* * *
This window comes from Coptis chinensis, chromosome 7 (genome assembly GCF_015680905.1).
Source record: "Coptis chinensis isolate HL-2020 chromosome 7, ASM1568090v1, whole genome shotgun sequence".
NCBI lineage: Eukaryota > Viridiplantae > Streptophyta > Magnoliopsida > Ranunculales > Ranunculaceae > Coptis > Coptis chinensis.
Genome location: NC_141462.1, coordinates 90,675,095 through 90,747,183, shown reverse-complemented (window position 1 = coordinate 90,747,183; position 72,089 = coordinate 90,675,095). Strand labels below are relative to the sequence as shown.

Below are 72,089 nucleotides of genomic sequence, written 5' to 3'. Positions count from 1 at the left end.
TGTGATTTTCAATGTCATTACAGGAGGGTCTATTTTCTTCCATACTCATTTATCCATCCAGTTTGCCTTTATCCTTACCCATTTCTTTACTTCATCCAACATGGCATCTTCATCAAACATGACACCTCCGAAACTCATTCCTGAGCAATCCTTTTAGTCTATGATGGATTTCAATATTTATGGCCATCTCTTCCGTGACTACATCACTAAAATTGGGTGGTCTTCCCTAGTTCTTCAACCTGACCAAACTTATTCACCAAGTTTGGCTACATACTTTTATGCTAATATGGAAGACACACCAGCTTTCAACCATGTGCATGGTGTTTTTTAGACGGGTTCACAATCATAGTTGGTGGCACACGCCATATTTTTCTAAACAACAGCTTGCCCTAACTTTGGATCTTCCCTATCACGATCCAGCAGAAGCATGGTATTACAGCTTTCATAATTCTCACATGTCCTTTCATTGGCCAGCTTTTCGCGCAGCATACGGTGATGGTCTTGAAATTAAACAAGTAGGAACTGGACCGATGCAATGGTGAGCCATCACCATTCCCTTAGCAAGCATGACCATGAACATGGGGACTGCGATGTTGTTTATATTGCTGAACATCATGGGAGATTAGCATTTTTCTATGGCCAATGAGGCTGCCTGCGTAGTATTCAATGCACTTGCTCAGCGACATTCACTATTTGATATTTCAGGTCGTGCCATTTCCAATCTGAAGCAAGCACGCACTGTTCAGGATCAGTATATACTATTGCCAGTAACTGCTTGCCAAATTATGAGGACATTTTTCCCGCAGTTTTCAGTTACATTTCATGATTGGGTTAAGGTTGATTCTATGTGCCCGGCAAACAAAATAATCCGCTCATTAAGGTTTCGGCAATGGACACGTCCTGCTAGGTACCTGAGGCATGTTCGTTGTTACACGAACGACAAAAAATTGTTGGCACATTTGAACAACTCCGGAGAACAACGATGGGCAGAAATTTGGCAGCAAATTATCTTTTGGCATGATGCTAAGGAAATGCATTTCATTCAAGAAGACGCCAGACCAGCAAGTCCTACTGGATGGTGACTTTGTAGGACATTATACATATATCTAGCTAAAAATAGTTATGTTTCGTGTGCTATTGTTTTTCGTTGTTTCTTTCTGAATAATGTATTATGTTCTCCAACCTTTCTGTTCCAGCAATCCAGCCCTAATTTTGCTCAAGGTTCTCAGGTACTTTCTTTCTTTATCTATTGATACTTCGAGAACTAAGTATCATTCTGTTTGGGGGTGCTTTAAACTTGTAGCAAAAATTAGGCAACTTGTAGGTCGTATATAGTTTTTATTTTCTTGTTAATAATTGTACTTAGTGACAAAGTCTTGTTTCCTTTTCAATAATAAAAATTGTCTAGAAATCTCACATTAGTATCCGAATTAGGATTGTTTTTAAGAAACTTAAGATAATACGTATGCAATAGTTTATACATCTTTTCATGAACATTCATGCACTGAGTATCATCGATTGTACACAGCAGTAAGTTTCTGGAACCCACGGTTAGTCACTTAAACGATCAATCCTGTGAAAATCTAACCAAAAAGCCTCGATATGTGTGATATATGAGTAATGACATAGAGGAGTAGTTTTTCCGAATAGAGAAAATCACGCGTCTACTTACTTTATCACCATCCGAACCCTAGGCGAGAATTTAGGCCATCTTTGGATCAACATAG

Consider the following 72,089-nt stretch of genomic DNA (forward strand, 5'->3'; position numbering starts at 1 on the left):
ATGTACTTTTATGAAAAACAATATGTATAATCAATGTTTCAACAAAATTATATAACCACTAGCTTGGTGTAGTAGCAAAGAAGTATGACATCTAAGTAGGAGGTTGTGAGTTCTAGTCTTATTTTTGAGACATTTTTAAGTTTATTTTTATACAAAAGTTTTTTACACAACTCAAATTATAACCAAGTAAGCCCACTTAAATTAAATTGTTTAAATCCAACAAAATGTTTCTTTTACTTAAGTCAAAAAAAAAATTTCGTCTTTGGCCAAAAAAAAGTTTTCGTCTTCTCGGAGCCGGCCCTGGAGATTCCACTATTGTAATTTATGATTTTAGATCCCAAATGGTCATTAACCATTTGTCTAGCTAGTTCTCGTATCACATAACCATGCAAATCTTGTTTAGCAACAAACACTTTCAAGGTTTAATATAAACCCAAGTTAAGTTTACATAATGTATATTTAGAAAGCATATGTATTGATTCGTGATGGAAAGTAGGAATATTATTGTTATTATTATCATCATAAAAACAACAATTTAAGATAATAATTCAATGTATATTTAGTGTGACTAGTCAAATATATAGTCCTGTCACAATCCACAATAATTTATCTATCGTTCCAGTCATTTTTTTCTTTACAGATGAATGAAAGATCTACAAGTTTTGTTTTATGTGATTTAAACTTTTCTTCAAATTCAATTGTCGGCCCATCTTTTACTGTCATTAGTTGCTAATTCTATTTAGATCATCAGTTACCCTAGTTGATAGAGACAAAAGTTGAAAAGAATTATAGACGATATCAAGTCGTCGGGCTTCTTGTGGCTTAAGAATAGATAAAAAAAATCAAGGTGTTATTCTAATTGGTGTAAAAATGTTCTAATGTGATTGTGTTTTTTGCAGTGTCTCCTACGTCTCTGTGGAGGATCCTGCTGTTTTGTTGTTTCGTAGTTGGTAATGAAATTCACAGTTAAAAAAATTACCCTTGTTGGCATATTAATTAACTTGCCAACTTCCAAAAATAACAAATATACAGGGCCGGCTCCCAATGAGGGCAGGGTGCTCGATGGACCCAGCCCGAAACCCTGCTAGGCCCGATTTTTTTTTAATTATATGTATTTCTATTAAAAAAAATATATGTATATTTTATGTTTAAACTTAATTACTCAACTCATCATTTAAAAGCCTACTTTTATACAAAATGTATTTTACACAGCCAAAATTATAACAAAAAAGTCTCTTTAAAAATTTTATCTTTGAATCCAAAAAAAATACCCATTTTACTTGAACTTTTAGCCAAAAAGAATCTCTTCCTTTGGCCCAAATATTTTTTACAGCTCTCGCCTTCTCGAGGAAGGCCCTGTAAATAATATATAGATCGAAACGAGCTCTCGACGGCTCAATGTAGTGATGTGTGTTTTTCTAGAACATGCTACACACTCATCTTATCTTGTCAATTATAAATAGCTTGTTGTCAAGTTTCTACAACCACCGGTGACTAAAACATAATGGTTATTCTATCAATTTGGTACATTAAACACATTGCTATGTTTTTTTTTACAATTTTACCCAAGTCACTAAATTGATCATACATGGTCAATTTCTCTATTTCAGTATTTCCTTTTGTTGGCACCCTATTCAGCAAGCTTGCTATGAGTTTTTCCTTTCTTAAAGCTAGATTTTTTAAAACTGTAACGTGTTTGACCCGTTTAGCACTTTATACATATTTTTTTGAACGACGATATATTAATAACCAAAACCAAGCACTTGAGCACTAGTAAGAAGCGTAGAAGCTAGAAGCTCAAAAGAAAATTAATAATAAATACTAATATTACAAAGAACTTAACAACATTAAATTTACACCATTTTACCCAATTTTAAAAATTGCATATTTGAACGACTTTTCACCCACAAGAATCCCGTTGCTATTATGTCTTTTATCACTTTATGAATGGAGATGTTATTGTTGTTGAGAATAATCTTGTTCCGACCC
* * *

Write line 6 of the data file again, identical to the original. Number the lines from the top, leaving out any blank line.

TGTGATTTTCAATGTCATTACAGGAGGGTCTATTTTCTTCCATACTCATTTATCCATCCAGTTTGCCTTTATCCTTACCCATTTCTTTACTTCATCCAACATGGCATCTTCATCAAACATGACACCTCCGAAACTCATTCCTGAGCAATCCTTTTAGTCTATGATGGATTTCAATATTTATGGCCATCTCTTCCGTGACTACATCACTAAAATTGGGTGGTCTTCCCTAGTTCTTCAACCTGACCAAACTTATTCACCAAGTTTGGCTACATACTTTTATGCTAATATGGAAGACACACCAGCTTTCAACCATGTGCATGGTGTTTTTTAGACGGGTTCACAATCATAGTTGGTGGCACACGCCATATTTTTCTAAACAACAGCTTGCCCTAACTTTGGATCTTCCCTATCACGATCCAGCAGAAGCATGGTATTACAGCTTTCATAATTCTCACATGTCCTTTCATTGGCCAGCTTTTCGCGCAGCATACGGTGATGGTCTTGAAATTAAACAAGTAGGAACTGGACCGATGCAATGGTGAGCCATCACCATTCCCTTAGCAAGCATGACCATGAACATGGGGACTGCGATGTTGTTTATATTGCTGAACATCATGGGAGATTAGCATTTTTCTATGGCCAATGAGGCTGCCTGCGTAGTATTCAATGCACTTGCTCAGCGACATTCACTATTTGATATTTCAGGTCGTGCCATTTCCAATCTGAAGCAAGCACGCACTGTTCAGGATCAGTATATACTATTGCCAGTAACTGCTTGCCAAATTATGAGGACATTTTTCCCGCAGTTTTCAGTTACATTTCATGATTGGGTTAAGGTTGATTCTATGTGCCCGGCAAACAAAATAATCCGCTCATTAAGGTTTCGGCAATGGACACGTCCTGCTAGGTACCTGAGGCATGTTCGTTGTTACACGAACGACAAAAAATTGTTGGCACATTTGAACAACTCCGGAGAACAACGATGGGCAGAAATTTGGCAGCAAATTATCTTTTGGCATGATGCTAAGGAAATGCATTTCATTCAAGAAGACGCCAGACCAGCAAGTCCTACTGGATGGTGACTTTGTAGGACATTATACATATATCTAGCTAAAAATAGTTATGTTTCGTGTGCTATTGTTTTTCGTTGTTTCTTTCTGAATAATGTATTATGTTCTCCAACCTTTCTGTTCCAGCAATCCAGCCCTAATTTTGCTCAAGGTTCTCAGGTACTTTCTTTCTTTATCTATTGATACTTCGAGAACTAAGTATCATTCTGTTTGGGGGTGCTTTAAACTTGTAGCAAAAATTAGGCAACTTGTAGGTCGTATATAGTTTTTATTTTCTTGTTAATAATTGTACTTAGTGACAAAGTCTTGTTTCCTTTTCAATAATAAAAATTGTCTAGAAATCTCACATTAGTATCCGAATTAGGATTGTTTTTAAGAAACTTAAGATAATACGTATGCAATAGTTTATACATCTTTTCATGAACATTCATGCACTGAGTATCATCGATTGTACACAGCAGTAAGTTTCTGGAACCCACGGTTAGTCACTTAAACGATCAATCCTGTGAAAATCTAACCAAAAAGCCTCGATATGTGTGATATATGAGTAATGACATAGAGGAGTAGTTTTTCCGAATAGAGAAAATCACGCGTCTACTTACTTTATCACCATCCGAACCCTAGGCGAGAATTTAGGCCATCTTTGGATCAACATAG